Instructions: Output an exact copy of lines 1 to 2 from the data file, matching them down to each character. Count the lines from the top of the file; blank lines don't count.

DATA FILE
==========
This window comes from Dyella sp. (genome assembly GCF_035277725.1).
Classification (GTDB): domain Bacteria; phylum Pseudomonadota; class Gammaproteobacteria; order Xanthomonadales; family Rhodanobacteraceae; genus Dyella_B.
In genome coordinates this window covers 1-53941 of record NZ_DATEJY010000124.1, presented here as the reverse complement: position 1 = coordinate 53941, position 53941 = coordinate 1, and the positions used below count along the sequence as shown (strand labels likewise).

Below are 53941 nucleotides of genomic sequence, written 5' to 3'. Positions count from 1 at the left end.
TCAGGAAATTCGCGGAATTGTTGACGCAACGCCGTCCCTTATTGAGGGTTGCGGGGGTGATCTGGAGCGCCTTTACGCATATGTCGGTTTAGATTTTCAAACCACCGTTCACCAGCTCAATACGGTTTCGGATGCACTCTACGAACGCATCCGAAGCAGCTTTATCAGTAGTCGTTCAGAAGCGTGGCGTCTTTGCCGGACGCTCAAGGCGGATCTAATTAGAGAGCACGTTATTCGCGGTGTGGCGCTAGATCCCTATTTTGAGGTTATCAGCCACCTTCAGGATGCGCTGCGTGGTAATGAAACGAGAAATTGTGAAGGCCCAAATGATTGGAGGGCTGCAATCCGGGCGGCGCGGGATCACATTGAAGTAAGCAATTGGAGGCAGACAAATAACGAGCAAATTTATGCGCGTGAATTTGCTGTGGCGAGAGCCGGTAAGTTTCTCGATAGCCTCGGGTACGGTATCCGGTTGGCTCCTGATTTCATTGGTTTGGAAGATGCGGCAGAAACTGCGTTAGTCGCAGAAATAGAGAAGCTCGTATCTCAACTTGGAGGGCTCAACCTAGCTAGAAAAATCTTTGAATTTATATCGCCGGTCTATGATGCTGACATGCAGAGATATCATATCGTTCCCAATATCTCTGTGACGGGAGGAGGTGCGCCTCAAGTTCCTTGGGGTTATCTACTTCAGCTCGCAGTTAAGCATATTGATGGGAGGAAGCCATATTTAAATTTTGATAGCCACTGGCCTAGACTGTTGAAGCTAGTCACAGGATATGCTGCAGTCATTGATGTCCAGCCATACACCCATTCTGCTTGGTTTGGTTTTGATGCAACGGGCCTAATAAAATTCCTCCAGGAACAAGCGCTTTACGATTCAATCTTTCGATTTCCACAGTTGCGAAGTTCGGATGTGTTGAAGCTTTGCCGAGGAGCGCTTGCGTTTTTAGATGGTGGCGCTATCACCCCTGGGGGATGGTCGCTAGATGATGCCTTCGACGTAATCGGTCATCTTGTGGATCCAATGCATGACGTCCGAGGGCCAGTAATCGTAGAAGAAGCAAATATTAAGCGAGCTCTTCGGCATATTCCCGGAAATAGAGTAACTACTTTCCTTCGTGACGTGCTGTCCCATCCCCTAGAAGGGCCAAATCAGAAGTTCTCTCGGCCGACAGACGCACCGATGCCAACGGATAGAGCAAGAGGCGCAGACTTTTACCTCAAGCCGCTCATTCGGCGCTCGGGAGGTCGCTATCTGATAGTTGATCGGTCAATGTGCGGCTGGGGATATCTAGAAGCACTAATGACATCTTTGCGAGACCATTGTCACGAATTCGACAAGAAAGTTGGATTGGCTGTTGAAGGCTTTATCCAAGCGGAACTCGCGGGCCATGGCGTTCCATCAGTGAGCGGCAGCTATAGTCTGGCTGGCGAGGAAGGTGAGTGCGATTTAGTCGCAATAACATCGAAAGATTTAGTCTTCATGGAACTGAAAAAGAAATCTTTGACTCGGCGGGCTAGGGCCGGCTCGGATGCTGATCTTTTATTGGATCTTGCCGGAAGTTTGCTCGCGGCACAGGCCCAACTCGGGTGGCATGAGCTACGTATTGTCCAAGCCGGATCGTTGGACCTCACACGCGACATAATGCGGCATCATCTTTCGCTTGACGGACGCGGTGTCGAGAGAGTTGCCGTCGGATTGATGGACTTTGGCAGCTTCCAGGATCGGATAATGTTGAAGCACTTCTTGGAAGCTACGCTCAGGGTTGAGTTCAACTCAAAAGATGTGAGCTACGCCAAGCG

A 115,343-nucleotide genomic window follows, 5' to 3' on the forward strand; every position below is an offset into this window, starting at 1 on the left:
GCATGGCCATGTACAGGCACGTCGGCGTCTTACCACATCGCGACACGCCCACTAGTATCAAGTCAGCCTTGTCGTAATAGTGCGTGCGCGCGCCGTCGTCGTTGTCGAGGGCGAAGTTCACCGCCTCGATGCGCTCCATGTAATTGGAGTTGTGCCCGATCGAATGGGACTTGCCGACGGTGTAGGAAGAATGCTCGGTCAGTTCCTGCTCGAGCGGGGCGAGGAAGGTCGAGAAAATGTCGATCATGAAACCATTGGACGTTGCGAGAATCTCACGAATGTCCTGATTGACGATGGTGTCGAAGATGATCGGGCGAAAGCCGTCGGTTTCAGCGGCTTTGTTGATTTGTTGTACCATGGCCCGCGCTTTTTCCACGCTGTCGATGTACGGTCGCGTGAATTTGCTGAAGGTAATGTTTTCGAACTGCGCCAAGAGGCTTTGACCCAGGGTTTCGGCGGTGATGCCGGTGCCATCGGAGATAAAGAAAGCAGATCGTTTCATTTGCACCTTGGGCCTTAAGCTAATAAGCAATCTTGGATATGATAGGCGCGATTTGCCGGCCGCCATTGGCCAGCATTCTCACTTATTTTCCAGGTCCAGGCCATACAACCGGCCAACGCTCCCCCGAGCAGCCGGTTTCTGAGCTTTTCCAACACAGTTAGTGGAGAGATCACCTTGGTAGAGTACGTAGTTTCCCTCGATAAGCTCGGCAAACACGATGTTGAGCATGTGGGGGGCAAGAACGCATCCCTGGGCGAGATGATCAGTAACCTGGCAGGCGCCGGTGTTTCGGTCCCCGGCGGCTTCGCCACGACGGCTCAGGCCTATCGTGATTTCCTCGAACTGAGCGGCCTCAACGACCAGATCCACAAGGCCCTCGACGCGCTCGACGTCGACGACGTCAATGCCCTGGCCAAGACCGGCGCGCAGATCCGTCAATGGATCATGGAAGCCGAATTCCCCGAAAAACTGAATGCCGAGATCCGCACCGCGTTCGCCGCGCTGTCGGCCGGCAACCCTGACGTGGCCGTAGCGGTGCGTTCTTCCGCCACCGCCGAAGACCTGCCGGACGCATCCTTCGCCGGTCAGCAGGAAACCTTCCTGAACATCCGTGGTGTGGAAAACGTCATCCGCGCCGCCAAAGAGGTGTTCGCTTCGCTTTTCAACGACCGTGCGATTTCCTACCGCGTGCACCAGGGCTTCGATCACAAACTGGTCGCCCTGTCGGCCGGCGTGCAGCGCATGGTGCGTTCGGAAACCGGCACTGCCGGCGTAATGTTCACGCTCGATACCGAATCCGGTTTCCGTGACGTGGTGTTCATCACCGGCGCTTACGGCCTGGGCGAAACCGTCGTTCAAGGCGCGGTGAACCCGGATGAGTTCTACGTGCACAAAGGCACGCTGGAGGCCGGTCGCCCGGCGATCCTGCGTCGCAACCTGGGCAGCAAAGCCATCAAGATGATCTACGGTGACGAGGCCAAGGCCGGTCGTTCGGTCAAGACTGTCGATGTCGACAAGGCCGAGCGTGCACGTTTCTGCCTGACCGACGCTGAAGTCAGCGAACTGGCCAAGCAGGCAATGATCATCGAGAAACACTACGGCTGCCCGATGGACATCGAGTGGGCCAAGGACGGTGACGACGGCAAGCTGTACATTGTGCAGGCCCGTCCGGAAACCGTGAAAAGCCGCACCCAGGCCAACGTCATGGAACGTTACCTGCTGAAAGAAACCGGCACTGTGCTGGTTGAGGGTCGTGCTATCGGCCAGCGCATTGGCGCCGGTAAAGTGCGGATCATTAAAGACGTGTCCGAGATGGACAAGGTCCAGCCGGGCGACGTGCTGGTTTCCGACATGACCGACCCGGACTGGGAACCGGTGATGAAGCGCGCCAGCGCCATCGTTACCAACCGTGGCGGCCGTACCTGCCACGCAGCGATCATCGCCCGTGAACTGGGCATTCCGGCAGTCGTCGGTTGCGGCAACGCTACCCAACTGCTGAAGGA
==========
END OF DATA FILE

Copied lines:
This window comes from Dyella sp. (genome assembly GCF_035277725.1).
Classification (GTDB): domain Bacteria; phylum Pseudomonadota; class Gammaproteobacteria; order Xanthomonadales; family Rhodanobacteraceae; genus Dyella_B.